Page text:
Under the legislative proposal, qualifying patients will get doctor recommendations to secure products with both CBD and THC. But edibles will be limited to square gummy candies, Rice said, and doctor visits will be required often to keep a prescription current. The amount of cannabis per person, too, will be capped and the doses will be dispensed only at county health departments or at one of up to five “medical cannabis pharmacies.” The number of qualifying conditions approved by the Legislature also includes fewer than the proposition.
“You’re limiting people’s sources unnecessarily,” said Rice, who is a licensed paramedic in Utah. “I can’t afford to break the law. That’s why I need to change the law.”
Gary Parker, volunteer coordinator with TRUCE Utah, a group of patients and caregivers advocating for safe legal access to medical cannabis, called the deal drafted by lawmakers “clunky and full of bureaucracy.” Endelecia Lovato, whose dad takes opioids for his nerve pain and post-traumatic stress disorder, believes it will take too long for patients to get cannabis products under the proposed system and, in turn, fuel the creation of a black market. David Karst, community outreach director for the Utah Patients Coalition, said there are “quite a few constrictions, more hurdles.”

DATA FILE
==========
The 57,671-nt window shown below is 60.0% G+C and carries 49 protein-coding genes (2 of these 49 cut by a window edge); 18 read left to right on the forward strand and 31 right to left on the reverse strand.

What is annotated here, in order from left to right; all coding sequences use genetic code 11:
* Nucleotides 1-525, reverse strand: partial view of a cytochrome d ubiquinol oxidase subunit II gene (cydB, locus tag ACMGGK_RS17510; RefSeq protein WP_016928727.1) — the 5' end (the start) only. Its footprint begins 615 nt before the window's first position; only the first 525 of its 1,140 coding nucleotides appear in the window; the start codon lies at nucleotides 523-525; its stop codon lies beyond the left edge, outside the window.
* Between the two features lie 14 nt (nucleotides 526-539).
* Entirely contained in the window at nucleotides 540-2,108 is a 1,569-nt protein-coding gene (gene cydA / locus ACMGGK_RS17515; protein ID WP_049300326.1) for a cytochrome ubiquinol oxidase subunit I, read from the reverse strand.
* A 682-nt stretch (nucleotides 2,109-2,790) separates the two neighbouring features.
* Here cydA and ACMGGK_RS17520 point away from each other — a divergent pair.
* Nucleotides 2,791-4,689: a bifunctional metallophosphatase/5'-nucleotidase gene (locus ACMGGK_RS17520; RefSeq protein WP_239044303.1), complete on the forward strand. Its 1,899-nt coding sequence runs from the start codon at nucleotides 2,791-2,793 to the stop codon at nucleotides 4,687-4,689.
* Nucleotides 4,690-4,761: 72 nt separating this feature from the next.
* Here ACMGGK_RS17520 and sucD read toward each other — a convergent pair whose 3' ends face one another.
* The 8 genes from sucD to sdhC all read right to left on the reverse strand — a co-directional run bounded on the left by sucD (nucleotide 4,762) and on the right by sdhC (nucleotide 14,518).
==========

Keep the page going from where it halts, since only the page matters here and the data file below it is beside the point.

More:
His group helped negotiate the legislative deal, which Karst said is definitely not perfect. One of the bigger concessions: The coalition gave up its push for home growth of cannabis plants — which was meant for people in remote and rural parts of the state.
That’s frustrating for Russell Baker, who owns Moonlight Garden Supply in Salt Lake City. His business specializes in indoor lights, planting pots and discreet tents, which he would have encouraged more people to buy to grow their own marijuana for medicinal use. He spent Saturday at the conference, which was hosted by Salt Lake City Weekly, to advocate for “getting plants in the hands of the people.”